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Tech Equity’s Role in SMB Valuation by Private Equity Firms

By: SmallBizClub


Private Equity

Like a real-estate expert peeking in every closet to determine a home’s worth, private equity firms consider multiple factors to evaluate companies they are buying or selling. When lower-to-middle-market private equity firms analyze the value of small and medium-size businesses (SMBs), it’s crucial for them to understand all the elements of a company’s value, areas of risk, and investments that will yield the greatest return.

A business’s ability to leverage technology is critical for outperforming competition. So private equity firms place an ever-increasing emphasis on technology when calculating SMB valuation and determining value creation strategy. A key factor, is the SMB’s “Tech Equity,” a term I coined that describes the capabilities of a company’s technology portfolio that drive differentiation and value creation.

Tech Equity components are divided into two categories: Alpha and Beta.

Alphas – The renovated kitchens of Tech Equity

For a potential homebuyer thinking about lasting value, the quality and condition of kitchens and bathrooms are paramount. Alpha components are the Tech Equity equivalent of kitchens and bathrooms because they indicate the types of technology investment that create value and result in the greatest return on investment. For this reason, strong Alphas, including establishing a digital culture that attracts talented technical people, as well as digitally enabled internal processes throughout the organization, will contribute positively to an SMBs valuation.

SMBs that are weak in the Alpha components, like digital services for personalized customer experiences, or maintaining and analyzing data on customer interactions, may see a negative effect on valuation. However, less than optimal Alpha components reveal to private equity the type of investments likely to yield future profit. Just as a realtor recommends renovating the kitchen to increase home value, private equity firms and SMBs that invest in improving the Alpha Tech Equity components increase their return on investment.

Betas – The roofs and foundations of Tech Equity

We know that a homebuyer isn’t just going to look for updated kitchens and baths. A leaky roof or a cracking foundation are sources of risk that can be costly to address. Similarly, private equity must identify potential risks in an SMB’s technology portfolio. Beta components are the Tech Equity equivalent of roofs and foundations because they’re essential for mitigating risk. A company with an aging technology infrastructure is at risk for costly upgrades and is more prone to the volatility of outages than competitors that have maintained and modernized their Beta Tech Equity components.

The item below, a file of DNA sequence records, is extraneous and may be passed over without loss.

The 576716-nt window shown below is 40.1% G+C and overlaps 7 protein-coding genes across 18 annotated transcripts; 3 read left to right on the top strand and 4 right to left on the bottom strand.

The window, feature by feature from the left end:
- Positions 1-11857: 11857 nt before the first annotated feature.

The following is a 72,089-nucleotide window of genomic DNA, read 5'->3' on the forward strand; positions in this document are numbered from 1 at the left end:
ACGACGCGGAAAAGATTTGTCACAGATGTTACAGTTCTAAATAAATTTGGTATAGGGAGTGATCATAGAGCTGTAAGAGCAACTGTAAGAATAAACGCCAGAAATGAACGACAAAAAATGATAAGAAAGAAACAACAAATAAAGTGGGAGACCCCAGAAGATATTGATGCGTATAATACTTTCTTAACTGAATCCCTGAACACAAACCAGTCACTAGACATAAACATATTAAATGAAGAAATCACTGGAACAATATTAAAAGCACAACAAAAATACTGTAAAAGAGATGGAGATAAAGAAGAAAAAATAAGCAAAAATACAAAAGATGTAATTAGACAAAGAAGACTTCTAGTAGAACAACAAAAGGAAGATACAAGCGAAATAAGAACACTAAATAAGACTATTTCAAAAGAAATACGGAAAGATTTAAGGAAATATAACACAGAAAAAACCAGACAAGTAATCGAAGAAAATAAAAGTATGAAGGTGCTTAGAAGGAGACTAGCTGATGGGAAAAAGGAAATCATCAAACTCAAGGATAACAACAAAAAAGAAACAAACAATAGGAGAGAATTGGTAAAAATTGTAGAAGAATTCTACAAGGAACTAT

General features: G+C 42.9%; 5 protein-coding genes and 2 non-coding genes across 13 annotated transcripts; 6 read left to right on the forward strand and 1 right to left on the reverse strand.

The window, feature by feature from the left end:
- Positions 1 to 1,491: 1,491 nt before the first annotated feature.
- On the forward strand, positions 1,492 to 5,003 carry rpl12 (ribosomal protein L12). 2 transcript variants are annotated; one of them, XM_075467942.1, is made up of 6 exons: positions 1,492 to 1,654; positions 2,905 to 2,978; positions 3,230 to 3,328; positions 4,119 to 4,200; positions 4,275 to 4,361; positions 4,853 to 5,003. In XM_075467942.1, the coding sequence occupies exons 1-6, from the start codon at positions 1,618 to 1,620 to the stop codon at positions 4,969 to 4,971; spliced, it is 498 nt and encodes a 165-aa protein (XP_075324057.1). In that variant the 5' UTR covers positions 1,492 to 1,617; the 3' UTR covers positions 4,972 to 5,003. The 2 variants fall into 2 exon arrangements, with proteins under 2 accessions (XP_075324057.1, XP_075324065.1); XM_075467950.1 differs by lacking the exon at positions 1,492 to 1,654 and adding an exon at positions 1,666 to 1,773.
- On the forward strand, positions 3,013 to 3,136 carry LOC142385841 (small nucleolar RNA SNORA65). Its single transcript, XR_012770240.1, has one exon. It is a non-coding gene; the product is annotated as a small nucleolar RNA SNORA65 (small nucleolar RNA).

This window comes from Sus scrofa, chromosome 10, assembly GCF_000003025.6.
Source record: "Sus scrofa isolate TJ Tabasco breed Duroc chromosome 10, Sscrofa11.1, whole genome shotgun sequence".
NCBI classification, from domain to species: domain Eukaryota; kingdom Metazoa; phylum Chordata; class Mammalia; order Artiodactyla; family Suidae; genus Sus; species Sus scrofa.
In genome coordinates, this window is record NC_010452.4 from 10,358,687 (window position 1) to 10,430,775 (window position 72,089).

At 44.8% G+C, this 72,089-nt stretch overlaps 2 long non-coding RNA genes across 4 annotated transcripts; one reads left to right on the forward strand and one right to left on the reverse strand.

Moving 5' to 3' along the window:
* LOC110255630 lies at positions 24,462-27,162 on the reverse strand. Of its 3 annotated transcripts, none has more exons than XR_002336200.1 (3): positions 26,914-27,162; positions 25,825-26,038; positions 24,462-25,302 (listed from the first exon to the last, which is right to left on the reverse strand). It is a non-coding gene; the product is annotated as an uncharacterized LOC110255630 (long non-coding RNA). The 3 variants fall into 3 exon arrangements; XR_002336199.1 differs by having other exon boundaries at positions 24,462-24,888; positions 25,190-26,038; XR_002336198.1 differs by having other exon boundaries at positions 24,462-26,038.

Though the Alpha components provide the greatest investment return, it’s important to factor the Beta Tech Equity components into SMB valuation and include them in technology investment considerations.

Is this house in order?

A savvy purchaser is sure to perform a thorough home inspection. But how can we factor Tech Equity into valuations and investment strategy if we don’t have a way to measure it? Fortunately, the IT Ally Institute created a powerful tool, the Tech Equity Diagnostic, evaluates and measures a company’s Tech Equity.


The diagnostic is a set of 53 questions divided amongst Alpha and Beta Tech Equity components. The overall weight for each of the categories and questions is based on research by the IT Ally Institute. When an organization takes the diagnostic, these weights all factor into determining an overall Tech Equity score that provides a metric by which to evaluate their Tech Equity. With this metric, they will better understand where to make needed investments to balance their technology portfolio.

Whether in the market for a fixer-upper or the SMB equivalent of a dream home, private equity firms increasingly include technology in their SMB evaluations. With an assessment tool like the Tech Equity Diagnostic, private equity firms can make informed decisions in their quest to create value and maximize their return on investment.

Author: Michael C. Fillios is the founder and CEO of IT Ally, a business and technology advisory firm for family owned and private equity backed small- and medium-sized businesses (SMBs). He is a former Fortune 500 global CIO, small business CFO, technology entrepreneur and management consultant with more than 25 years of experience. His first book, Tech Debt 2.0®: How to Future Proof Your Small Business and Improve Your Tech Bottom Line, was published by the IT Ally Institute in April 2020. His new book is, Tech Equity, How to Future Ready Your Small Business and Outperform Your Competition (IT Ally Institute, May 4, 2023). Learn more at itallyllc.com.

Published: July 26, 2023

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